At Sanders Theatre Last Friday Night
The audience at Sanders Theatre Friday night heard the best music that's been played at Harvard all year, and they probably had more fun than anyone else in Cambridge. The HRO concert was more than music--it was sheer delight.
The program began with Mozart's Haffner Symphony. In previous concerts the HRO has played Mozart without adequate discipline, but Friday night they displayed complete mastery. The violins were unexpectedly precise, despite difficult sections of trills and runs. The orchestra did not sacrifice emotional force for precision, however, and the trio of the third movement was interpreted almost romantically. The controlled performance of the finale added to its excitement.
The HRO next performed the world premiere of conductor James Yannatos' Prieres dans L'Arche, a setting of four poems by Carmen Bernos de Gasztold, scored for a small orchestra and soprano. In each poem an animal characterizes himself in a prayer ending with "Ainsi soit-il." Yannatos does not portray the animals, but the attitudes they represent. The animals' feelings are summarized by their way of saying amen, and the score provides the interpretation which the printed page leaves to the reader. For instance, the cat, aided by a marvellously meowing orchestra, says amen in smug anticipation of God's curse on the race of dogs.
Yannatos' score, especially as interpreted by soprano Chloe Owen, exhibits perfect understanding of every line of the poem and an ability to transform this understanding into music. The audience stopped looking at the translation of the text during the first poem, but it continued to respond, with comprehension and laughter, to the music itself. The work is humorously, but thoughtfully, refreshing.
Miss. Owen's musical personality, expressed with restraint in the Yannatos work, blossomed in the Verdi Bolero, "Merce dilette, amiche." She sang the aria with perfect intonation and virtuosity, and the audience demanded that she repeat it. The second time around, Miss Owen was every inch the soprano. Flowers in hand, she sang to the audience, to the orchestra, to Yannatos and, quite possibly, to Verdi himself. She was obviously enjoying herself and her joy was contagious.
But in the second half of the program the HRO, Yannatos, and Miss Owen proved that they could do more than entertain. They played Mahler's Fourth Symphony--a technically demanding, emotionally difficult work. The first movement was characterized by the precisely drawn contrast between the rich, sweeping romanticism of the strings and the sharp clarity of the brass and woodwinds. The orchestra demonstrated perfect control in responding to Yannatos' variation of tempo and dynamics.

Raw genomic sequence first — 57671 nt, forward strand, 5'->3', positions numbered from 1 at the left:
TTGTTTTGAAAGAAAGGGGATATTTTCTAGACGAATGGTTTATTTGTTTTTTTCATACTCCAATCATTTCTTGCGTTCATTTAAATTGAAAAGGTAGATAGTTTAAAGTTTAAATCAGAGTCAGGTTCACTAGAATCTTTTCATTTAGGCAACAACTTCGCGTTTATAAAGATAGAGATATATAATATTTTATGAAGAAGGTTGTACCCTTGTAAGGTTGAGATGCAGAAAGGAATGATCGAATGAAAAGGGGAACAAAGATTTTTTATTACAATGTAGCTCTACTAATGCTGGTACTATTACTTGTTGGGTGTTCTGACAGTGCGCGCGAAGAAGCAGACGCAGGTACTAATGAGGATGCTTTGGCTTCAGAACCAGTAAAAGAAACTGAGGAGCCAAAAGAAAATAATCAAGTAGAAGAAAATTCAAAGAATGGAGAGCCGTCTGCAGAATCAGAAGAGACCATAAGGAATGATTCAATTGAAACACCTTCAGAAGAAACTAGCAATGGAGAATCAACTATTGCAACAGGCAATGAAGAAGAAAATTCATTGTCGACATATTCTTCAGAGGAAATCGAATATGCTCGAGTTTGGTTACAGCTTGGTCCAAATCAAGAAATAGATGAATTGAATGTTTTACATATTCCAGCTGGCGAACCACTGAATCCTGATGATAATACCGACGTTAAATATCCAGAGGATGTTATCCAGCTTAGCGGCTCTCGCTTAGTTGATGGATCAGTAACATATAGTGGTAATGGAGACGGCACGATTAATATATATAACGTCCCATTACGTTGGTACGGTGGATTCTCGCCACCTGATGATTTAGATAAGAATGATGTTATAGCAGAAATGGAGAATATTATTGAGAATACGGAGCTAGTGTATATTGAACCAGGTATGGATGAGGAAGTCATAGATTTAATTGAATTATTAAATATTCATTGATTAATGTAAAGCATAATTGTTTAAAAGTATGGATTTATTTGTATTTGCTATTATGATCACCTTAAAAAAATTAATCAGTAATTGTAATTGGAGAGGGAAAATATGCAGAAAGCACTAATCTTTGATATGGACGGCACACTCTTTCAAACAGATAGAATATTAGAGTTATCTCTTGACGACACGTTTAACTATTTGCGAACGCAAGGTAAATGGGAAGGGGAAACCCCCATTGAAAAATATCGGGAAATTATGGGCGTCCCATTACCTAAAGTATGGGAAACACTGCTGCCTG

In the second movement, the woodwind solos were outstanding, but the French horns stole the show. Their usual difficulties with intonation and entrances disappeared, and they played in tune, in time, and in tone.
But even if the orchestra had played only the third movement, the concert would have been the finest the HRO has given this season. The movement is incredibly sensual, and the intensity of Yannatos' interpretation enhanced this quality. The melody, introduced by the celli, is first picked up by the rest of the strings, and finally by the oboe and the rest of the orchestra. The tension builds slowly with only momentary relief, until the audience almost aches for it to end. But it continues until the trumpets recall the melody of the first movement at the climax, and the violins harp, and woodwinds end it, sweetly satisfied.
In the fourth movement, Miss Owen joined the orchestra. Her performance alternated between the restrained sweetness and relaxed gaiety that the score demands. The lyrics are meant to express the plenty of Heaven, and operatic flourishes would be completely inappropriate. Miss Owen abandoned her Verdian fire-works and sang with pure, sweet joy.
The enthusiastic reception which the audience gave the orchestra was rivalled only by the HRO's obvious adoration of its new conductor. If it is this rapport which has brought the orchestra to its present level of accomplishment, then no one should miss a concert as long as the HRO is led by Dr. Yannatos.